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Dennis v. Terris

United States Court of Appeals, Sixth Circuit

June 21, 2019

Quincy Dennis, Petitioner-Appellant,
v.
J.A. Terris, Warden, Respondent-Appellee.

          Appeal from the United States District Court for the Eastern District of Michigan at Detroit. No. 2:17-cv-14087-Victoria A. Roberts, District Judge.

         ON BRIEF:

          Quincy Dennis, Milan, Michigan, pro se. Shane Cralle, UNITED STATES ATTORNEY'S OFFICE, Detroit, Michigan, for Appellee.

          Before: ROGERS, SUTTON, and READLER, Circuit Judges.

          OPINION

          Sutton, Circuit Judge.

         The President has the "Power to grant Reprieves and Pardons for Offences against the United States." U.S. Const. art. II, § 2, cl. 1. But does the President's exercise of that authority invariably create a new executive judgment that fully replaces the judicial judgment?

         Quincy Dennis committed a string of drug offenses, leading to a mandatory life sentence in 1997. In 2017, President Obama commuted his sentence to 30 years. Dennis filed this § 2241 habeas petition, arguing that he should have faced only a 20-year mandatory sentence. The district court held that it had no authority to question the commuted sentence and dismissed the petition as moot. Because the commutation did not alter the reality that Dennis continues to serve a judicial sentence and because he could obtain a sentence of fewer than 30 years if he obtained the requested relief, the petition is not moot. Even so, the petition lacks merit, and accordingly we deny it.

         In 1997, a jury convicted Dennis of three federal drug crimes: attempting to distribute cocaine base, possessing cocaine base with intent to distribute it, and possessing cocaine with intent to distribute it. Before trial, the government alerted Dennis that it might seek a sentencing enhancement. 21 U.S.C. § 851. That put Dennis on notice that, if convicted, he faced a mandatory life sentence based on two prior Ohio drug convictions.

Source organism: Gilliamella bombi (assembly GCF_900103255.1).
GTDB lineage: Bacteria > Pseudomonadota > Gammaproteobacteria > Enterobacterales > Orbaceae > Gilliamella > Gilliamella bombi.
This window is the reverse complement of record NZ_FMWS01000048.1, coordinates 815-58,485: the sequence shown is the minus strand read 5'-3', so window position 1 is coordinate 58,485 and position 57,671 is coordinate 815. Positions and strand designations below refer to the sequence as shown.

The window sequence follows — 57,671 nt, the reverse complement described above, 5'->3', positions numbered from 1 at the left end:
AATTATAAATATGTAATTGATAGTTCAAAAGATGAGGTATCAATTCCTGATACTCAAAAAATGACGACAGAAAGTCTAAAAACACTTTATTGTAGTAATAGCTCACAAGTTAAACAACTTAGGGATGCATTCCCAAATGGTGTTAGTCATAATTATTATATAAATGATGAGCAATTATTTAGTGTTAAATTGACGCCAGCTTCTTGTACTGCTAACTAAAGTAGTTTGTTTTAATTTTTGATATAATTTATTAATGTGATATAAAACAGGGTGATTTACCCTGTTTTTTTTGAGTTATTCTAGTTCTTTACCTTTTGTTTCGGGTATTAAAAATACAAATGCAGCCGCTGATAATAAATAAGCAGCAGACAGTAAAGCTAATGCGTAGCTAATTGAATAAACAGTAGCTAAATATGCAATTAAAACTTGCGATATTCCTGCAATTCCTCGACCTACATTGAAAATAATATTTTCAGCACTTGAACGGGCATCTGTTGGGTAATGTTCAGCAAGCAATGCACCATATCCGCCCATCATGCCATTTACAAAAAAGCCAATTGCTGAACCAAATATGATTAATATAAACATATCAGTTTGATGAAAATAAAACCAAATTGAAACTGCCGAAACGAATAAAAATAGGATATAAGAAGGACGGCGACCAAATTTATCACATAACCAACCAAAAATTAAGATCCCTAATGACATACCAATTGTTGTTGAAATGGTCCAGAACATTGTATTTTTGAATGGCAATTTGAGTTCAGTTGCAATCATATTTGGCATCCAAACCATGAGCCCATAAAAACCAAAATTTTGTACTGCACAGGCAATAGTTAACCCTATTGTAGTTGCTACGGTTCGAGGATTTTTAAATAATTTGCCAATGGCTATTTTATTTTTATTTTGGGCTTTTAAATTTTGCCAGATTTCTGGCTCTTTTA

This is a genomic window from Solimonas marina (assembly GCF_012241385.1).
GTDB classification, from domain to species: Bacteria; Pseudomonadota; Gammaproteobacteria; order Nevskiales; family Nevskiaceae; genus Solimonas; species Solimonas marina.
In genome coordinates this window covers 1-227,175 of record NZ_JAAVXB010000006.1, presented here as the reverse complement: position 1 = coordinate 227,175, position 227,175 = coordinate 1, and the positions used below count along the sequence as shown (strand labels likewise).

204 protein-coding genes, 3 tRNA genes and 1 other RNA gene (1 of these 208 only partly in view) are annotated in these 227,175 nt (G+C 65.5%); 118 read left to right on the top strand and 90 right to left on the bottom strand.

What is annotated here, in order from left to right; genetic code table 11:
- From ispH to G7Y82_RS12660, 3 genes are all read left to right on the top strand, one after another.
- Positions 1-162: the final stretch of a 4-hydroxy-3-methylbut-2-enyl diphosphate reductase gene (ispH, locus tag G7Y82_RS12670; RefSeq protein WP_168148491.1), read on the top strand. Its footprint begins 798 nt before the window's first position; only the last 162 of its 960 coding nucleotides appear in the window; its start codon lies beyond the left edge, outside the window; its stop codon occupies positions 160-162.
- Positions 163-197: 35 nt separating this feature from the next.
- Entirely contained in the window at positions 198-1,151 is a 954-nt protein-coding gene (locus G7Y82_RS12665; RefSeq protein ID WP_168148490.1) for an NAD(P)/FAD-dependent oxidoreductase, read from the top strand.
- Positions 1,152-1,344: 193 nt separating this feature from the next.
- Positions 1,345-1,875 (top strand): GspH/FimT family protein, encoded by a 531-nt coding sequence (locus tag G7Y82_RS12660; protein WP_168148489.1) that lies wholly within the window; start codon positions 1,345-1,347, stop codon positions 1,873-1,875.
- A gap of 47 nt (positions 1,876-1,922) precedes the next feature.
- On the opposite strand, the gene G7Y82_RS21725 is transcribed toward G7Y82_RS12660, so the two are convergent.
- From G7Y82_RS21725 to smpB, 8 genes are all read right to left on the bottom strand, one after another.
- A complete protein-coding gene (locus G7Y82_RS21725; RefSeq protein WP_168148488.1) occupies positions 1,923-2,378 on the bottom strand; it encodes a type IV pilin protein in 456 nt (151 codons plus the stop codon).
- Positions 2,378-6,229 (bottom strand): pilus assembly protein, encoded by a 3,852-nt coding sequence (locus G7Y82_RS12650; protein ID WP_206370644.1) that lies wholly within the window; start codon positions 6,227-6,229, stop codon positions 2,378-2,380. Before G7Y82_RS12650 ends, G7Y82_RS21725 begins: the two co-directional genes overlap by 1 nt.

That's what happened. After the jury found Dennis guilty, the district court sentenced him to life in prison on the cocaine base convictions and a concurrent 30-year term on the cocaine offense.

         Dennis sought collateral relief from the courts on several fronts. Each failed. Then Dennis received a different form of relief. President Obama conditionally commuted Dennis's sentence to a term of 30 years. To receive this benefit, Dennis had to enroll in a residential drug abuse program and return a signed acceptance of the commutation. Dennis honored his end of the bargain.

         Convinced that a lingering error marred his original sentence, Dennis filed a § 2241 habeas petition in December 2017. One of his Ohio convictions, he maintains, does not count as a felony under the recidivism enhancement. If true, he points out, he would have received a 20-year mandatory minimum sentence, not a mandatory life sentence. The district court dismissed Dennis's petition as moot on two grounds: that it had no authority to alter the commuted sentence and that Dennis now serves a commuted executive sentence, not the original judicial sentence.

         At issue is the interaction of an executive branch power (to pardon individuals convicted of crimes) with a limitation on a judicial branch power (to resolve only live cases or controversies).

         Begin with the Article II pardon power. The Constitution says that the President "shall have Power to grant Reprieves and Pardons for Offences against the United States, except in Cases of Impeachment." U.S. Const. art. II, § 2, cl. 1. The Framers modeled this provision on the pardon power of the English Crown. Schick v. Reed, 419 U.S. 256, 260-64 (1974). That English practice thus illuminates "the operation and effect of a pardon," making the one a helpful lantern in seeing the other. United States v. Wilson, 32 U.S. (7 Pet.) 150, 160 (1833) (Marshall, C.J.). As an act of executive mercy, id.; see 4 William Blackstone, Commentaries *389-90, the pardon power includes the authority to commute sentences in whole or in part, Schick, 419 U.S. at 260. The President may place conditions on a pardon or commutation. Ex parte Wells, 59 U.S. (18 How.) 307, 314-15 (1855). The only potential limits on the President's pardon power are constitutional in nature, and even those are little defined. Schick, 419 U.S. at 267; see Ohio Adult Parole Auth. v. Woodard, 523 U.S. 272, 279-85 (1998) (opinion of Rehnquist, C.J.).

         Turn to Article III, which empowers and constrains the judicial branch. It vests "[t]he judicial Power of the United States" in the Supreme Court and any inferior federal courts that Congress creates. U.S. Const. art. III, § 1. One such power is to try crimes and sentence defendants. See Ex parte Milligan, 71 U.S. (4 Wall.) 2, 121 (1866). What the Constitution gives, however, it sometimes takes away. Courts may resolve only "Cases" or "Controversies." U.S. Const. art. III, ยง 2, cl. 1. That means we need a live cause-a conflict in which we are able to give a remedy to the winner-in order to ...


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